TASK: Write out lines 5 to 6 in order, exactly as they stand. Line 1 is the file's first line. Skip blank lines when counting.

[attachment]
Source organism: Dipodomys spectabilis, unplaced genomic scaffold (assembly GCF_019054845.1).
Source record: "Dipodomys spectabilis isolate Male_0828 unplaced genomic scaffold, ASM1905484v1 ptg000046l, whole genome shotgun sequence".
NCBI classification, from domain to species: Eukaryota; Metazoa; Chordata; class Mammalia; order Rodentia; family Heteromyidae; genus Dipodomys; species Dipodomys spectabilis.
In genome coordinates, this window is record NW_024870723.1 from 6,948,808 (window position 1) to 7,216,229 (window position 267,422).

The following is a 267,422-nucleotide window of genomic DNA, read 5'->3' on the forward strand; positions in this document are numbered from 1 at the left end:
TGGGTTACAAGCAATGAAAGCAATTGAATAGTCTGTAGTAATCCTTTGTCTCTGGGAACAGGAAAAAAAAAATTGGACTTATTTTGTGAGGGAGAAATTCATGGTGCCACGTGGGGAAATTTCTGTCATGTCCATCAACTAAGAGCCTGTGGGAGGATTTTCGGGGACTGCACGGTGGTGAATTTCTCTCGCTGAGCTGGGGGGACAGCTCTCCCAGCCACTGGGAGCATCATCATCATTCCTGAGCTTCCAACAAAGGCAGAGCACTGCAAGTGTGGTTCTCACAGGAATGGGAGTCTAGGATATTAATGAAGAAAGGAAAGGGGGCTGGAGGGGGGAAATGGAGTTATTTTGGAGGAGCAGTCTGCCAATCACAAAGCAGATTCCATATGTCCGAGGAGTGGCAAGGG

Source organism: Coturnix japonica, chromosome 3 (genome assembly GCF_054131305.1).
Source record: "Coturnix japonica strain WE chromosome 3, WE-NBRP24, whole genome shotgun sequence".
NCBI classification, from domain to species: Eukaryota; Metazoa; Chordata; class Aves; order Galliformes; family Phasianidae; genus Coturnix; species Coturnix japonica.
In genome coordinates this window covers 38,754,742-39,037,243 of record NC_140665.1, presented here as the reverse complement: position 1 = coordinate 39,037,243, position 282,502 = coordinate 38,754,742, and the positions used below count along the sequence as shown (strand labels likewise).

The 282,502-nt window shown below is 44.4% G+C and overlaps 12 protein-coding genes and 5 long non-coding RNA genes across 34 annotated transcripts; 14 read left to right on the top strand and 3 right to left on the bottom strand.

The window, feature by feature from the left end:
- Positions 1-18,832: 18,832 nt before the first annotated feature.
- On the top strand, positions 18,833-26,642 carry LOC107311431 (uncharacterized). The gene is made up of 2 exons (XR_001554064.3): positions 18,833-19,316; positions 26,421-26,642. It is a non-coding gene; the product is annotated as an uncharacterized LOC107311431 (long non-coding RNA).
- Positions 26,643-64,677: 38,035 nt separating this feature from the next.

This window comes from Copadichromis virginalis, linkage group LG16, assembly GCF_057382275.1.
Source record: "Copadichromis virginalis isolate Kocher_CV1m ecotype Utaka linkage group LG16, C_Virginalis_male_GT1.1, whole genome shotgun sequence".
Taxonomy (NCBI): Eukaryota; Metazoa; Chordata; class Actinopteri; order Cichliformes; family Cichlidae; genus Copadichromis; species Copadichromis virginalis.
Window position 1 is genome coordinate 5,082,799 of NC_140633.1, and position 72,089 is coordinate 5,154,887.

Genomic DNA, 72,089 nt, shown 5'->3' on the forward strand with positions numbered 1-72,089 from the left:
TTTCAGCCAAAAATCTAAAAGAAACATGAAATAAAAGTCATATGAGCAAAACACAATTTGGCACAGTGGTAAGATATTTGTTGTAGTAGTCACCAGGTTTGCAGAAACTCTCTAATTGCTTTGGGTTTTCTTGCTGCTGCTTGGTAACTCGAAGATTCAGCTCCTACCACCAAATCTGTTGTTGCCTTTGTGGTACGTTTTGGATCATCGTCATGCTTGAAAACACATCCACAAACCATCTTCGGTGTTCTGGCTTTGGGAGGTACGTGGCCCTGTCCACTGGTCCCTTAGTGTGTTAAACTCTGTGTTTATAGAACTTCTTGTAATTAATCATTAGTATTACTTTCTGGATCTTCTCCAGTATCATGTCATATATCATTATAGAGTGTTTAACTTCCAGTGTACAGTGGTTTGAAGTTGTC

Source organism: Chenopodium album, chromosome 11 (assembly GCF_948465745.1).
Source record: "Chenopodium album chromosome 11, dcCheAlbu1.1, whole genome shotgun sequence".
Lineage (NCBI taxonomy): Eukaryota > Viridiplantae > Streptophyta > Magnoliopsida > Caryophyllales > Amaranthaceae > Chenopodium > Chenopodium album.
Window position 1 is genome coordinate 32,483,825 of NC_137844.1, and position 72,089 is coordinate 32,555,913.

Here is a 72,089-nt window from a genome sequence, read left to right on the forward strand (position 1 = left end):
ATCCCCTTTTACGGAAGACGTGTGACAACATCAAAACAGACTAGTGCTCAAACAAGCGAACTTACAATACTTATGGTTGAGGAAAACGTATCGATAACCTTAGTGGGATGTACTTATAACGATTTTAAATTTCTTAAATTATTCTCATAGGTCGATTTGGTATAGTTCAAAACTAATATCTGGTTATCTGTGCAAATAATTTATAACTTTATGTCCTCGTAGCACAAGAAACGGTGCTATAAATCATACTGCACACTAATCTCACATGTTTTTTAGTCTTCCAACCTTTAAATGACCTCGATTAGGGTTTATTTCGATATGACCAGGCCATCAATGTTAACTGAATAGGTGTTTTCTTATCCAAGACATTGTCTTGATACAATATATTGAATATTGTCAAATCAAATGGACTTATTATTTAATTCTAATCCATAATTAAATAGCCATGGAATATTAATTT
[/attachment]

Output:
The following is a 267,422-nucleotide window of genomic DNA, read 5'->3' on the forward strand; positions in this document are numbered from 1 at the left end:
TGGGTTACAAGCAATGAAAGCAATTGAATAGTCTGTAGTAATCCTTTGTCTCTGGGAACAGGAAAAAAAAAATTGGACTTATTTTGTGAGGGAGAAATTCATGGTGCCACGTGGGGAAATTTCTGTCATGTCCATCAACTAAGAGCCTGTGGGAGGATTTTCGGGGACTGCACGGTGGTGAATTTCTCTCGCTGAGCTGGGGGGACAGCTCTCCCAGCCACTGGGAGCATCATCATCATTCCTGAGCTTCCAACAAAGGCAGAGCACTGCAAGTGTGGTTCTCACAGGAATGGGAGTCTAGGATATTAATGAAGAAAGGAAAGGGGGCTGGAGGGGGGAAATGGAGTTATTTTGGAGGAGCAGTCTGCCAATCACAAAGCAGATTCCATATGTCCGAGGAGTGGCAAGGG